Years ago I just happened to stop at the grocery store on Fat Tuesday. Seeing the king cakes for sale, I went ahead and picked one up. Well, with that pastry, a tradition was born. Every Mardi Gras since then, I've tried to sneak in a trip to Albertson's so we can partake in this annual ritual.
My job—besides buying the cake—is to hide the baby (top left) inside the cake. I am TERRIBLE at this job! I can never conceal it so that it's not obvious where the baby is. The kids used to be pretty competitive, wanting to be the one to "discover" the baby in their bite (ew!). These days, though, they know whoever picks the first slice wins since it's ever-so-easy to tell where the plastic thing is.
We're miles away from Mardi Gras (in more ways than one), but this annual Fat Tuesday indulgence sure does spice up a school night at our house!
EDITED TO ADD: Here's the history of king cakes, as written on a card in the pastry box.
The King Cake is believe to have originated in France around the 12th century. These early Europeans celebrated the coming of the wise men bearing gifts 12 days after Christmas, calling it the feast of the Epiphany, Twelfth Night or King's Day.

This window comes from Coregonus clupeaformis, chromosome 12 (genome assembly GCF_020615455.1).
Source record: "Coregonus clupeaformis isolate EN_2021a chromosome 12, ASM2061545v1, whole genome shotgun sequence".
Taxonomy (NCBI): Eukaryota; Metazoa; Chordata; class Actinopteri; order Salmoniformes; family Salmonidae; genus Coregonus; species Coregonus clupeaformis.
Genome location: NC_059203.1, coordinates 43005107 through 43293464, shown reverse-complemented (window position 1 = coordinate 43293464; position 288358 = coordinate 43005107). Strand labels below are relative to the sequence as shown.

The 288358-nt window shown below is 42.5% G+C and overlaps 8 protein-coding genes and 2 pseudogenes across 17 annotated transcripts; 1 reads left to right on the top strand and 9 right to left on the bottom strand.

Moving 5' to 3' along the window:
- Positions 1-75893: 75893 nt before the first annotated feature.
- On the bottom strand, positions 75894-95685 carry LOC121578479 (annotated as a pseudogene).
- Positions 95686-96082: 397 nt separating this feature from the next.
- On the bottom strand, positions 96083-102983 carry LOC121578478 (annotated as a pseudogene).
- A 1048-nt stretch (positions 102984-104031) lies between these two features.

The main part of the celebration was the baking of a King Cake to honor the three kings. The cakes were made circular to portray the circular route used by the kings to get to the Christ Child and confuse King Herod, who was trying to follow the wise men so he could kill the Christ Child. In these early King Cakes, a bean, a pea or a coin was hidden inside the cake. The person who got the hidden piece was declared King for the day, or was said to have good luck in the coming year.
In Louisiana, Twelfth Night also signifies the beginning of the carnival season, which ends on Mardi Gras Day. The beans, peas and coins have been replaced by a small plastic baby to symbolize the Christ Child. The person who gets the baby is expected to carry on the carnival festivities by hosting the next King Cake Party.